How to Build Any School into a Success Story

Stop Leading, Start Building: Turn Your School into a Success Story with the People and Resources You Already Have
By Robyn Jackson
(ASCD, 2021 – Learn more)

Reviewed by Frank Hagen

Every school leader needs a focused and intentional process to move a school from where and what it is to what it can become. ASCD author Robyn R. Jackson presents an “entirely new way of thinking” through the four phases of her Buildership Model: Purpose, People, Pathway, Plan.

This model of the school improvement process requires one to step beyond being a traditional school leader to becoming a “school builder.”

A school does not typically have the ability to simply choose its teachers, have access to unlimited resources or have that perfect plan to reach or exceed its goals. The Buildership Model moves you toward where you want and need to be using the people and resources you already have.

As a school leader have you ever found a brief solitary moment to sit down at your desk during the school day and come to the realization that what you were taught to do in education leadership classes, and have done with fidelity, isn’t getting the job done? While you may have seen some success, your school is simply not moving steadily forward to reach its goals.

If this sounds familiar, you are not alone. You work tirelessly with your staff, families, and community, but simply do not get the intended results from all of your work with data, setting goals, writing plans, professional development.

It’s time to start “building” with the Buildership Model.

Jackson’s four elements of school success

Purpose ensures that everyone knows what your school is about, where you are going, and the non-negotiable core values that hold everything and everyone together. Without a purpose, there is no clarity to the school improvement process so that each decision lays the foundation for the next step forward.

When it comes to People, one needs to grow one’s staff so they have the “will and skill” to commit and together move toward the Purpose. Every classroom needs a master teacher.

Read another review
of Stop Leading, Start Building
by AP DeAnna Miller

As a school leader, you do not have all the answers. It is clearly more important to be asking the right questions so you do not squander the school’s limited resources without conquering its biggest obstacle. Jackson’s Pathway is a blueprint and focuses on the right work to move your school towards its Purpose.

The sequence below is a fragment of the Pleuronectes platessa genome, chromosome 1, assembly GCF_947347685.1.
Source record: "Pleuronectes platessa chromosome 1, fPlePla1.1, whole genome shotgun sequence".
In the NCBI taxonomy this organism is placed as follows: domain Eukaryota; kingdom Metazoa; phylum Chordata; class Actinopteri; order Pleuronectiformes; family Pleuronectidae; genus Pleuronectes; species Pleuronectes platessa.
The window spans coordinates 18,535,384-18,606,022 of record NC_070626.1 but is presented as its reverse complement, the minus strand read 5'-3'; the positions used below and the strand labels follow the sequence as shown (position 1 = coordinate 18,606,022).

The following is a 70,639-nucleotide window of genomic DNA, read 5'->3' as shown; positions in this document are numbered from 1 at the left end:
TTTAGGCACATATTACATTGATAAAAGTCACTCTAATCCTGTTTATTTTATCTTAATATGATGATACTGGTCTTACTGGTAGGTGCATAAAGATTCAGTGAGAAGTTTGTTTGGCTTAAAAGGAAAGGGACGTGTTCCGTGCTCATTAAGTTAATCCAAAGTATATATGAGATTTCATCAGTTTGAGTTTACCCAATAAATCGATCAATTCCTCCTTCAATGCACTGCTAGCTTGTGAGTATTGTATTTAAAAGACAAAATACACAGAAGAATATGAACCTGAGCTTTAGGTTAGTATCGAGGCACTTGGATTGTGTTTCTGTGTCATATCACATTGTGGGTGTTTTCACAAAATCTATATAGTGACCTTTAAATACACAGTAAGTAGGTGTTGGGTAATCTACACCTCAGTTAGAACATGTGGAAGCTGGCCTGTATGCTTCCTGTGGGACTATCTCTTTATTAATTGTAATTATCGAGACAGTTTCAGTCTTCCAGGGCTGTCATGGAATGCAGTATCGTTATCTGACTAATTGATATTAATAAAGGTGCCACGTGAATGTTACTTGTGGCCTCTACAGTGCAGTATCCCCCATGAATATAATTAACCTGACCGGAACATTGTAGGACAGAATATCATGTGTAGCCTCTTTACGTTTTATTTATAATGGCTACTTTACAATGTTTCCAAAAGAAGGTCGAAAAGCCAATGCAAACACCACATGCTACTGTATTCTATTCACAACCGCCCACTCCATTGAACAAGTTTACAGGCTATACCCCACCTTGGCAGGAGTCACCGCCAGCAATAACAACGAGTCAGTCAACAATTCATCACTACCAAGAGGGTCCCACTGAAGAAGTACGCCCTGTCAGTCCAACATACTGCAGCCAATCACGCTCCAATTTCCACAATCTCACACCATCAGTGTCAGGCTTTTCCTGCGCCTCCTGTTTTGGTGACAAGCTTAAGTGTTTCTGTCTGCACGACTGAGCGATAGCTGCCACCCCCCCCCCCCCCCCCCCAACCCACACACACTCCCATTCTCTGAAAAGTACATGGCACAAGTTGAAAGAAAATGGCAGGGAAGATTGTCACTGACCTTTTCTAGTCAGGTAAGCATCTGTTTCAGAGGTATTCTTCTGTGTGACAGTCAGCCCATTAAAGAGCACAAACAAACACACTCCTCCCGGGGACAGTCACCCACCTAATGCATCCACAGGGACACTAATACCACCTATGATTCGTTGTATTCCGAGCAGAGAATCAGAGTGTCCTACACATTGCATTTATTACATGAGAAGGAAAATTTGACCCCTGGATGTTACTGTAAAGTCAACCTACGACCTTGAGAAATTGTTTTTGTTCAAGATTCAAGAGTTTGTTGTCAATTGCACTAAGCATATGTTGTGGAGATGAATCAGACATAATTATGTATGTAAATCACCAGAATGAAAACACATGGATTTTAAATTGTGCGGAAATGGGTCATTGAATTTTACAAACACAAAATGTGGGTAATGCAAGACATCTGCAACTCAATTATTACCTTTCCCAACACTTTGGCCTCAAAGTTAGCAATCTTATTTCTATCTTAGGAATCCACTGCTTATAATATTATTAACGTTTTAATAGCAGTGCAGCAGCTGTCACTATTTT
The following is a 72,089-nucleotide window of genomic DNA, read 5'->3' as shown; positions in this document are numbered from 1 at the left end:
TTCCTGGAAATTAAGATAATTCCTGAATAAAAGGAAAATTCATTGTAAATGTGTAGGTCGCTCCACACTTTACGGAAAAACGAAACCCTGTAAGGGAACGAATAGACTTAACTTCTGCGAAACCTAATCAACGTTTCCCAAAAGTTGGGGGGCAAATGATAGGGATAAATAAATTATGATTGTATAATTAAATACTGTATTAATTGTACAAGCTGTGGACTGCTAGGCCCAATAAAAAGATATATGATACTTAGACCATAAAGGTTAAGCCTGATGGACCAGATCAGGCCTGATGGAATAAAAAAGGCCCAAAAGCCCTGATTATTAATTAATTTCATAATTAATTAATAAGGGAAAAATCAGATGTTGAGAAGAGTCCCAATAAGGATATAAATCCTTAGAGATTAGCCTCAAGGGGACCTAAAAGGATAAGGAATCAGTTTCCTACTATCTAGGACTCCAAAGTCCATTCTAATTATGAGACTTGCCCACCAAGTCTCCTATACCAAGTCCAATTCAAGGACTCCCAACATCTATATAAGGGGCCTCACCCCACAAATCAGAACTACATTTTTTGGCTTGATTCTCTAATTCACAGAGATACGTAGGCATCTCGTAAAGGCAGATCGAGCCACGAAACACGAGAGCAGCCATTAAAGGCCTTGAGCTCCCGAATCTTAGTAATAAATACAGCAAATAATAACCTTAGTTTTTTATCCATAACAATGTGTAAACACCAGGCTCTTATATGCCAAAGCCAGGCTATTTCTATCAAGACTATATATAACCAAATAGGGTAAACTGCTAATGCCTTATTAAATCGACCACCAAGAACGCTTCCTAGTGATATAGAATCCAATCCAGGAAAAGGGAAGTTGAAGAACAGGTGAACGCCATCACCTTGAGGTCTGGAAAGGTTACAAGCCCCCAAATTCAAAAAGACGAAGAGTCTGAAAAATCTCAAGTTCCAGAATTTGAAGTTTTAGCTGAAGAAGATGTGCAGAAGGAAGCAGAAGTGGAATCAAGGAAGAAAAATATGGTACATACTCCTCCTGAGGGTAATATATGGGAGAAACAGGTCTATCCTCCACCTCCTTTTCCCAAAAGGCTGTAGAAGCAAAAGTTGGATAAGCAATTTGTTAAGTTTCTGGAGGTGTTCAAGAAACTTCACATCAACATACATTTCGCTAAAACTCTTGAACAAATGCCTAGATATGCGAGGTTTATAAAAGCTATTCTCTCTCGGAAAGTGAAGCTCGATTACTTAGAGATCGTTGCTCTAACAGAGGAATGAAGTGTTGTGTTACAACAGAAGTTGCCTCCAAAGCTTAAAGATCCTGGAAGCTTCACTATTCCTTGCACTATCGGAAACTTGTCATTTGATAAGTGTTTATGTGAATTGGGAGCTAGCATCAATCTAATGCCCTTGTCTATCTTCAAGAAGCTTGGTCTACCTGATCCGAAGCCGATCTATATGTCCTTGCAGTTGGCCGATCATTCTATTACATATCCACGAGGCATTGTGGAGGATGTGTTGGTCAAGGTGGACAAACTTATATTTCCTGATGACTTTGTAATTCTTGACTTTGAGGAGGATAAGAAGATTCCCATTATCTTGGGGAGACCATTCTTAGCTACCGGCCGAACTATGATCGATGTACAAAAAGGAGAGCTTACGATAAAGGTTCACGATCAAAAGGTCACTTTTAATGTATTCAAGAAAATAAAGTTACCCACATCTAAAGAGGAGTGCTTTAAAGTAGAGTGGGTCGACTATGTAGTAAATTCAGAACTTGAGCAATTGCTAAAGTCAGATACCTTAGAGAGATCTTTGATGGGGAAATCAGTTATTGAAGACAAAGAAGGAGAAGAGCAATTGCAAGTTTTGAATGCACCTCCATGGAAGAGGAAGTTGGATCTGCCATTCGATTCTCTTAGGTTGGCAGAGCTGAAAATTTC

Anyone who has been actively engaged in the school improvement process understands that the Plan can be lost in the day-to-day work in one’s school. It sits in a binder on the shelf of your office, collecting dust, until the district office calls for an update or makes a change in its priorities.

On the other hand, the Buildership Model process appreciates the energy associated with celebrating a success and the ability to make changes in response to new circumstances. The Plan is simply an iterative blueprint that provides a 90-day window to review your progress and make changes as appropriate.

Just as Curley (Jack Palance) tells Mitch (Billy Crystal) in City Slickers, the “secret of life” is “just one thing” that we have to figure out. The 90-day Blueprint allows a school to seek, find, and focus on the one thing for school improvement.

Serving the needs of students, staff, and families

The Buildership Model ultimately defines success in terms of how well your school benefits and serves the needs of students, staff, and families. With that “one thing” as your focus – with the Buildership Model woven into the fabric of your school’s culture – your school can transform into a learning community that thrives in the face of any challenge as you work the process.


Frank J. Hagen is a retired school principal who currently teaches school leadership courses at Wilmington University where he has taught for the past 20 years. He was a highly successful school principal in both Delaware and Maryland for over 24 years and was selected as Delaware’s School Principal of the Year in 1993.

Frank has served in a number of successful interim school leadership positions in select public and charter schools since retiring in 2007 as well as consulting with McREL International and the Delaware Academy for School Leadership (University of Delaware).


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